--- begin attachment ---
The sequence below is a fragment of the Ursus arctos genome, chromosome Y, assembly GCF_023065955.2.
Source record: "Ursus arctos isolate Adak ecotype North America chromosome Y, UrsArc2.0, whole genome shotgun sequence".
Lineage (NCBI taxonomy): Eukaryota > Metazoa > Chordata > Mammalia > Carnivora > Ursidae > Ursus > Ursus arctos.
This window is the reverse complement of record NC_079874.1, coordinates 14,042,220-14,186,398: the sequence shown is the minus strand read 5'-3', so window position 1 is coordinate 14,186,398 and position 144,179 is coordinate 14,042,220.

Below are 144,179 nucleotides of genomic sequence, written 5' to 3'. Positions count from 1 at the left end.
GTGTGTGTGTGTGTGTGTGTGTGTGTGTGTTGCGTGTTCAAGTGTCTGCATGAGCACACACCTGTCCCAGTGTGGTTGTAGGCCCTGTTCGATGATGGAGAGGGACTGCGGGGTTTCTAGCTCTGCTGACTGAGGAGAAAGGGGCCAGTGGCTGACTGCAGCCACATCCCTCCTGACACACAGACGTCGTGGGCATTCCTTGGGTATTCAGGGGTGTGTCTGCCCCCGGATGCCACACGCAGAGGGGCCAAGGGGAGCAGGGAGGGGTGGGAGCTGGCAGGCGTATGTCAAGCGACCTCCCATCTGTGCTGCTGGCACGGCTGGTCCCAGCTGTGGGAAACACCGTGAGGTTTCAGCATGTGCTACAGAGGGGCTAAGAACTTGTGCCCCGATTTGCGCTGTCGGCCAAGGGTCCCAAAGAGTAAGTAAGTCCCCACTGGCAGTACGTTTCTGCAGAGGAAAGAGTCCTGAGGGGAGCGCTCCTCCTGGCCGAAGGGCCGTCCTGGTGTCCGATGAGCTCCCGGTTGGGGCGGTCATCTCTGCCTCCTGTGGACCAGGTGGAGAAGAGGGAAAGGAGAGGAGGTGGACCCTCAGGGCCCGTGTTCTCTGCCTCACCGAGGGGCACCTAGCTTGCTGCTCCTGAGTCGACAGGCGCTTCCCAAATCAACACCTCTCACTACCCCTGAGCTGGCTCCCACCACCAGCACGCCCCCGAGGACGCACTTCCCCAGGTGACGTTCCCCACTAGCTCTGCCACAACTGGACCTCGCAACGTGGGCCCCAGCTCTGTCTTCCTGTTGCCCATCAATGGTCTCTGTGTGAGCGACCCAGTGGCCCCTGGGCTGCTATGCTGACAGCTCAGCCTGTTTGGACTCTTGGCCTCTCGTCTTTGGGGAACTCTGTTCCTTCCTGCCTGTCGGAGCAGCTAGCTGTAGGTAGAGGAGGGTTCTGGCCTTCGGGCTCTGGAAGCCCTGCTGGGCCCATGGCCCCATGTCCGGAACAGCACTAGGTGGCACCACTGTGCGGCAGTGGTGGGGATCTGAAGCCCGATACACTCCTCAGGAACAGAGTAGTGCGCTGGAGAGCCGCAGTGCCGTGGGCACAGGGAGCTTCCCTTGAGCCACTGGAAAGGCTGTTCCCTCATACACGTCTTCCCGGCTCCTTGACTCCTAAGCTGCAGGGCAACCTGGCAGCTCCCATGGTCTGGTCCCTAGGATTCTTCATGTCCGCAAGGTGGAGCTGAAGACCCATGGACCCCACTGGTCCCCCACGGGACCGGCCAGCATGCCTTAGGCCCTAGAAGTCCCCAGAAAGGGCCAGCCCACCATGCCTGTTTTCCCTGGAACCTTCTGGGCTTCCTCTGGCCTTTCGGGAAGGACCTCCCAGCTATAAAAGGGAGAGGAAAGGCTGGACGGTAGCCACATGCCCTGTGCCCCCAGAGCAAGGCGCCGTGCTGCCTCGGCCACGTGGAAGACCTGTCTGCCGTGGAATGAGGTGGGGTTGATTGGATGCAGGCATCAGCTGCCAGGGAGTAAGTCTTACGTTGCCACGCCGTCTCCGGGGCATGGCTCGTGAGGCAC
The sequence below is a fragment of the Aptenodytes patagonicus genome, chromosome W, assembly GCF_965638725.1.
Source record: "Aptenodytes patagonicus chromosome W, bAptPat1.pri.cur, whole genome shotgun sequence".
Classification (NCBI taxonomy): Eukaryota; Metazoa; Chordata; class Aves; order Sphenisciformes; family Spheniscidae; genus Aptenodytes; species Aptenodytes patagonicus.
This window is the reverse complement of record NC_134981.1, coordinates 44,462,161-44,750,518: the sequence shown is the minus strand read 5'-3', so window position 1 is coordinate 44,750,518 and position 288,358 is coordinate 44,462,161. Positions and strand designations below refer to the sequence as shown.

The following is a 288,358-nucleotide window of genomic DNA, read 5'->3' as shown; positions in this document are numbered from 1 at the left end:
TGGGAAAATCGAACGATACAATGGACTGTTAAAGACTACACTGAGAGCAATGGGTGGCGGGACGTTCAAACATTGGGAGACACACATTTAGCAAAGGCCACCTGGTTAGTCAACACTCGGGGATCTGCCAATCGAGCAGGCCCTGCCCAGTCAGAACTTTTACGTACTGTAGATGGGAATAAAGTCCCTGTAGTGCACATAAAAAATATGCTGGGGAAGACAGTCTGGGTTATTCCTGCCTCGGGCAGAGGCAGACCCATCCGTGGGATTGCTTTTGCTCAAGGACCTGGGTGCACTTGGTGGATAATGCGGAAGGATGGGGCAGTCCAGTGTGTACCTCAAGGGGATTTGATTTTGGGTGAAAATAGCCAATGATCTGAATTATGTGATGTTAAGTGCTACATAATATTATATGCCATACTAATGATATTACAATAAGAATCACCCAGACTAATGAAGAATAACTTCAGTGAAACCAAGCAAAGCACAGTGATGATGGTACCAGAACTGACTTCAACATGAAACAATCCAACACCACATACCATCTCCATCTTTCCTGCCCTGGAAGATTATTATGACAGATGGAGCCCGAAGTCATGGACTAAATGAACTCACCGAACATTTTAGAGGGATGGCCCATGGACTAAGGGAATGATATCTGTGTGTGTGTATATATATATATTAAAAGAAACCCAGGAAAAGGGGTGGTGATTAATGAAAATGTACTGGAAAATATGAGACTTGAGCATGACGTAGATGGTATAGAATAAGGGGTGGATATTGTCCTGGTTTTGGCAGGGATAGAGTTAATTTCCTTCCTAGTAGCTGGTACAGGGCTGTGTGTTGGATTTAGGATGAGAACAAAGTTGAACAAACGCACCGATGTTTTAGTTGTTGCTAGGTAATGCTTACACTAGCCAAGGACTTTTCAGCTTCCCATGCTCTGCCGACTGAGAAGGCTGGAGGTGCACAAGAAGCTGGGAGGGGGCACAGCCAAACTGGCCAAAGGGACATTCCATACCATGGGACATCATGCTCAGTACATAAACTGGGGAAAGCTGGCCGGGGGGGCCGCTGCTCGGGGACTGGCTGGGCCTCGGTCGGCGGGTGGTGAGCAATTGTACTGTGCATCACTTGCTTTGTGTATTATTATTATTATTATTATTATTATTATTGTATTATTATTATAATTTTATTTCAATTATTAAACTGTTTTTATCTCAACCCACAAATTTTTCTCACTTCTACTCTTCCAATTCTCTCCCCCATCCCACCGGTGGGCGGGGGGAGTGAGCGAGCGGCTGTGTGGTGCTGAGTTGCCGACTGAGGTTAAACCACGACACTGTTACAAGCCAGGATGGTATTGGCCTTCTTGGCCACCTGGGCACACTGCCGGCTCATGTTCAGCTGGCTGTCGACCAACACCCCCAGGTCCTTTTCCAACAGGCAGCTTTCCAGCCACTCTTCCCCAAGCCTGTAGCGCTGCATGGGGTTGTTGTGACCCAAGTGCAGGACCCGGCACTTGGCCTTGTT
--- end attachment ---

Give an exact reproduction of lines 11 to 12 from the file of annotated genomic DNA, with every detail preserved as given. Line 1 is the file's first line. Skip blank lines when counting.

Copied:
The following is a 288,358-nucleotide window of genomic DNA, read 5'->3' as shown; positions in this document are numbered from 1 at the left end:
TGGGAAAATCGAACGATACAATGGACTGTTAAAGACTACACTGAGAGCAATGGGTGGCGGGACGTTCAAACATTGGGAGACACACATTTAGCAAAGGCCACCTGGTTAGTCAACACTCGGGGATCTGCCAATCGAGCAGGCCCTGCCCAGTCAGAACTTTTACGTACTGTAGATGGGAATAAAGTCCCTGTAGTGCACATAAAAAATATGCTGGGGAAGACAGTCTGGGTTATTCCTGCCTCGGGCAGAGGCAGACCCATCCGTGGGATTGCTTTTGCTCAAGGACCTGGGTGCACTTGGTGGATAATGCGGAAGGATGGGGCAGTCCAGTGTGTACCTCAAGGGGATTTGATTTTGGGTGAAAATAGCCAATGATCTGAATTATGTGATGTTAAGTGCTACATAATATTATATGCCATACTAATGATATTACAATAAGAATCACCCAGACTAATGAAGAATAACTTCAGTGAAACCAAGCAAAGCACAGTGATGATGGTACCAGAACTGACTTCAACATGAAACAATCCAACACCACATACCATCTCCATCTTTCCTGCCCTGGAAGATTATTATGACAGATGGAGCCCGAAGTCATGGACTAAATGAACTCACCGAACATTTTAGAGGGATGGCCCATGGACTAAGGGAATGATATCTGTGTGTGTGTATATATATATATTAAAAGAAACCCAGGAAAAGGGGTGGTGATTAATGAAAATGTACTGGAAAATATGAGACTTGAGCATGACGTAGATGGTATAGAATAAGGGGTGGATATTGTCCTGGTTTTGGCAGGGATAGAGTTAATTTCCTTCCTAGTAGCTGGTACAGGGCTGTGTGTTGGATTTAGGATGAGAACAAAGTTGAACAAACGCACCGATGTTTTAGTTGTTGCTAGGTAATGCTTACACTAGCCAAGGACTTTTCAGCTTCCCATGCTCTGCCGACTGAGAAGGCTGGAGGTGCACAAGAAGCTGGGAGGGGGCACAGCCAAACTGGCCAAAGGGACATTCCATACCATGGGACATCATGCTCAGTACATAAACTGGGGAAAGCTGGCCGGGGGGGCCGCTGCTCGGGGACTGGCTGGGCCTCGGTCGGCGGGTGGTGAGCAATTGTACTGTGCATCACTTGCTTTGTGTATTATTATTATTATTATTATTATTATTATTGTATTATTATTATAATTTTATTTCAATTATTAAACTGTTTTTATCTCAACCCACAAATTTTTCTCACTTCTACTCTTCCAATTCTCTCCCCCATCCCACCGGTGGGCGGGGGGAGTGAGCGAGCGGCTGTGTGGTGCTGAGTTGCCGACTGAGGTTAAACCACGACACTGTTACAAGCCAGGATGGTATTGGCCTTCTTGGCCACCTGGGCACACTGCCGGCTCATGTTCAGCTGGCTGTCGACCAACACCCCCAGGTCCTTTTCCAACAGGCAGCTTTCCAGCCACTCTTCCCCAAGCCTGTAGCGCTGCATGGGGTTGTTGTGACCCAAGTGCAGGACCCGGCACTTGGCCTTGTT